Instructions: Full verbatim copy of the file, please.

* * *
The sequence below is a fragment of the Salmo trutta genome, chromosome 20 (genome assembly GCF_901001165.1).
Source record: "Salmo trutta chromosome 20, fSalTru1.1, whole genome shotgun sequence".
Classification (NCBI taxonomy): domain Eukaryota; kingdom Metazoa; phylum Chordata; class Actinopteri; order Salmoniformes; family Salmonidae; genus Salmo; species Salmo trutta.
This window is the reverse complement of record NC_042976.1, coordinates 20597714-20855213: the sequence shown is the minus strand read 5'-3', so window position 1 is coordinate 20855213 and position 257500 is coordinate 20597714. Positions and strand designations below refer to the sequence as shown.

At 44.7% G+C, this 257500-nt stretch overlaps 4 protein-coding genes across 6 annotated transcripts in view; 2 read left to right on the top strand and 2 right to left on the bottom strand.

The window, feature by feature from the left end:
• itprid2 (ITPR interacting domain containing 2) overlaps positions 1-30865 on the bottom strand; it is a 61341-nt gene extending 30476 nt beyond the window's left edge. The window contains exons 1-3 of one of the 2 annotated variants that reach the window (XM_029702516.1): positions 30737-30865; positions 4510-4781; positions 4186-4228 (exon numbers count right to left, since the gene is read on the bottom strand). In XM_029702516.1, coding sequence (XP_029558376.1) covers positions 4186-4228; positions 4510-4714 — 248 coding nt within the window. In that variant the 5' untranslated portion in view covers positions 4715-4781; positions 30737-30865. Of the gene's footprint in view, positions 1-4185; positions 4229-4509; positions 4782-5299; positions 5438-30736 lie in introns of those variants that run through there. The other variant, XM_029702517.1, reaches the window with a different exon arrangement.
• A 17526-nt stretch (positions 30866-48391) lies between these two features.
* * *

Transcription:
The sequence below is a fragment of the Salmo trutta genome, chromosome 20 (genome assembly GCF_901001165.1).
Source record: "Salmo trutta chromosome 20, fSalTru1.1, whole genome shotgun sequence".
Classification (NCBI taxonomy): domain Eukaryota; kingdom Metazoa; phylum Chordata; class Actinopteri; order Salmoniformes; family Salmonidae; genus Salmo; species Salmo trutta.
This window is the reverse complement of record NC_042976.1, coordinates 20597714-20855213: the sequence shown is the minus strand read 5'-3', so window position 1 is coordinate 20855213 and position 257500 is coordinate 20597714. Positions and strand designations below refer to the sequence as shown.

At 44.7% G+C, this 257500-nt stretch overlaps 4 protein-coding genes across 6 annotated transcripts in view; 2 read left to right on the top strand and 2 right to left on the bottom strand.

The window, feature by feature from the left end:
• itprid2 (ITPR interacting domain containing 2) overlaps positions 1-30865 on the bottom strand; it is a 61341-nt gene extending 30476 nt beyond the window's left edge. The window contains exons 1-3 of one of the 2 annotated variants that reach the window (XM_029702516.1): positions 30737-30865; positions 4510-4781; positions 4186-4228 (exon numbers count right to left, since the gene is read on the bottom strand). In XM_029702516.1, coding sequence (XP_029558376.1) covers positions 4186-4228; positions 4510-4714 — 248 coding nt within the window. In that variant the 5' untranslated portion in view covers positions 4715-4781; positions 30737-30865. Of the gene's footprint in view, positions 1-4185; positions 4229-4509; positions 4782-5299; positions 5438-30736 lie in introns of those variants that run through there. The other variant, XM_029702517.1, reaches the window with a different exon arrangement.
• A 17526-nt stretch (positions 30866-48391) lies between these two features.